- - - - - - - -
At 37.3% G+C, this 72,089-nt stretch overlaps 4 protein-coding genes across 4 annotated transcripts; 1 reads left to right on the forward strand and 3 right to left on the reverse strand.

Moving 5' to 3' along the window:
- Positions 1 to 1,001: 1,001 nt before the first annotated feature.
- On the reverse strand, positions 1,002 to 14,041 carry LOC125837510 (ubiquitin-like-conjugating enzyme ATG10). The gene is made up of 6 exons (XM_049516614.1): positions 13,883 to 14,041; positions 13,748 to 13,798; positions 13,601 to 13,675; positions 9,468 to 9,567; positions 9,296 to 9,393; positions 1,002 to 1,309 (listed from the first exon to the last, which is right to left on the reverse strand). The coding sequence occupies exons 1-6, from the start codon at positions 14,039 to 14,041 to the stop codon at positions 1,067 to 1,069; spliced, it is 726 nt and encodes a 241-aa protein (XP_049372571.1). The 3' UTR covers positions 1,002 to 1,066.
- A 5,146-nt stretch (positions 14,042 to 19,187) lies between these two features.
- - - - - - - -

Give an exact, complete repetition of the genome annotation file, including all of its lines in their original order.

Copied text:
At 37.3% G+C, this 72,089-nt stretch overlaps 4 protein-coding genes across 4 annotated transcripts; 1 reads left to right on the forward strand and 3 right to left on the reverse strand.

Moving 5' to 3' along the window:
- Positions 1 to 1,001: 1,001 nt before the first annotated feature.
- On the reverse strand, positions 1,002 to 14,041 carry LOC125837510 (ubiquitin-like-conjugating enzyme ATG10). The gene is made up of 6 exons (XM_049516614.1): positions 13,883 to 14,041; positions 13,748 to 13,798; positions 13,601 to 13,675; positions 9,468 to 9,567; positions 9,296 to 9,393; positions 1,002 to 1,309 (listed from the first exon to the last, which is right to left on the reverse strand). The coding sequence occupies exons 1-6, from the start codon at positions 14,039 to 14,041 to the stop codon at positions 1,067 to 1,069; spliced, it is 726 nt and encodes a 241-aa protein (XP_049372571.1). The 3' UTR covers positions 1,002 to 1,066.
- A 5,146-nt stretch (positions 14,042 to 19,187) lies between these two features.